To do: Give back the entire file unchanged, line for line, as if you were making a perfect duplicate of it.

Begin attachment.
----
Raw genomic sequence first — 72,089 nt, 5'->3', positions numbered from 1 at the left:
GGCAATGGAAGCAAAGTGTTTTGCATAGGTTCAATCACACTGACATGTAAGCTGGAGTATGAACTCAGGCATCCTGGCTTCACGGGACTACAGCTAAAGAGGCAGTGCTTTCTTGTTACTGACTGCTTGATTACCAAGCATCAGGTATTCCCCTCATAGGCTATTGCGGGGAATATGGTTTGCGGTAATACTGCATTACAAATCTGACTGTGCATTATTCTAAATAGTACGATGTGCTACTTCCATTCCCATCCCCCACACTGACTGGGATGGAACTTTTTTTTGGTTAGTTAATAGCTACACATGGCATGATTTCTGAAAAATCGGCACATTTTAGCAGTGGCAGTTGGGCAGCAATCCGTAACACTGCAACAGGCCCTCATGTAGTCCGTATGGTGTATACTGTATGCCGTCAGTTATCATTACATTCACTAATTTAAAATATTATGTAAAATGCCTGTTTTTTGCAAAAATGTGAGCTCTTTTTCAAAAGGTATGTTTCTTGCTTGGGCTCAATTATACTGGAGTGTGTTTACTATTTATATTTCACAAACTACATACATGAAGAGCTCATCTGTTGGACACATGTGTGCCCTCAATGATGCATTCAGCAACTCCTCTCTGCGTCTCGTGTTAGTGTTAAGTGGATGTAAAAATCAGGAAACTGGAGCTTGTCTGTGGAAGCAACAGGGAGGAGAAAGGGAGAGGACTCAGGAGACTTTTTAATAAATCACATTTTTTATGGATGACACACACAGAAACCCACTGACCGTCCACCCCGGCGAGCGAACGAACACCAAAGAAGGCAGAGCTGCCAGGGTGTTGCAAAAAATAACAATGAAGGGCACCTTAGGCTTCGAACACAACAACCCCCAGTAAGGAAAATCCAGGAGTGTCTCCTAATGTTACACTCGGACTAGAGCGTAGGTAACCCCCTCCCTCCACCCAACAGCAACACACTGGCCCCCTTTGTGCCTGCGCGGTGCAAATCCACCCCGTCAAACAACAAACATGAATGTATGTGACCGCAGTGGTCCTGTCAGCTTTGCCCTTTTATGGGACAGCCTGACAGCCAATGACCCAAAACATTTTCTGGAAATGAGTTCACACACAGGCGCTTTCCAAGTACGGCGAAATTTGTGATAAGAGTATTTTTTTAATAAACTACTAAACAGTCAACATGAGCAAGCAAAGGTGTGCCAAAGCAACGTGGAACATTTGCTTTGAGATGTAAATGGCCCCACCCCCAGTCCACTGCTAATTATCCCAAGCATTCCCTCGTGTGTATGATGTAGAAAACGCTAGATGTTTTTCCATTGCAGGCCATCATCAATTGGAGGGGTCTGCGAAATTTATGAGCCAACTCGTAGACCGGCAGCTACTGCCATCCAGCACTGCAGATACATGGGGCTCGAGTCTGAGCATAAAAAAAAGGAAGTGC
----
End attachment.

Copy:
Raw genomic sequence first — 72,089 nt, 5'->3', positions numbered from 1 at the left:
GGCAATGGAAGCAAAGTGTTTTGCATAGGTTCAATCACACTGACATGTAAGCTGGAGTATGAACTCAGGCATCCTGGCTTCACGGGACTACAGCTAAAGAGGCAGTGCTTTCTTGTTACTGACTGCTTGATTACCAAGCATCAGGTATTCCCCTCATAGGCTATTGCGGGGAATATGGTTTGCGGTAATACTGCATTACAAATCTGACTGTGCATTATTCTAAATAGTACGATGTGCTACTTCCATTCCCATCCCCCACACTGACTGGGATGGAACTTTTTTTTGGTTAGTTAATAGCTACACATGGCATGATTTCTGAAAAATCGGCACATTTTAGCAGTGGCAGTTGGGCAGCAATCCGTAACACTGCAACAGGCCCTCATGTAGTCCGTATGGTGTATACTGTATGCCGTCAGTTATCATTACATTCACTAATTTAAAATATTATGTAAAATGCCTGTTTTTTGCAAAAATGTGAGCTCTTTTTCAAAAGGTATGTTTCTTGCTTGGGCTCAATTATACTGGAGTGTGTTTACTATTTATATTTCACAAACTACATACATGAAGAGCTCATCTGTTGGACACATGTGTGCCCTCAATGATGCATTCAGCAACTCCTCTCTGCGTCTCGTGTTAGTGTTAAGTGGATGTAAAAATCAGGAAACTGGAGCTTGTCTGTGGAAGCAACAGGGAGGAGAAAGGGAGAGGACTCAGGAGACTTTTTAATAAATCACATTTTTTATGGATGACACACACAGAAACCCACTGACCGTCCACCCCGGCGAGCGAACGAACACCAAAGAAGGCAGAGCTGCCAGGGTGTTGCAAAAAATAACAATGAAGGGCACCTTAGGCTTCGAACACAACAACCCCCAGTAAGGAAAATCCAGGAGTGTCTCCTAATGTTACACTCGGACTAGAGCGTAGGTAACCCCCTCCCTCCACCCAACAGCAACACACTGGCCCCCTTTGTGCCTGCGCGGTGCAAATCCACCCCGTCAAACAACAAACATGAATGTATGTGACCGCAGTGGTCCTGTCAGCTTTGCCCTTTTATGGGACAGCCTGACAGCCAATGACCCAAAACATTTTCTGGAAATGAGTTCACACACAGGCGCTTTCCAAGTACGGCGAAATTTGTGATAAGAGTATTTTTTTAATAAACTACTAAACAGTCAACATGAGCAAGCAAAGGTGTGCCAAAGCAACGTGGAACATTTGCTTTGAGATGTAAATGGCCCCACCCCCAGTCCACTGCTAATTATCCCAAGCATTCCCTCGTGTGTATGATGTAGAAAACGCTAGATGTTTTTCCATTGCAGGCCATCATCAATTGGAGGGGTCTGCGAAATTTATGAGCCAACTCGTAGACCGGCAGCTACTGCCATCCAGCACTGCAGATACATGGGGCTCGAGTCTGAGCATAAAAAAAAGGAAGTGC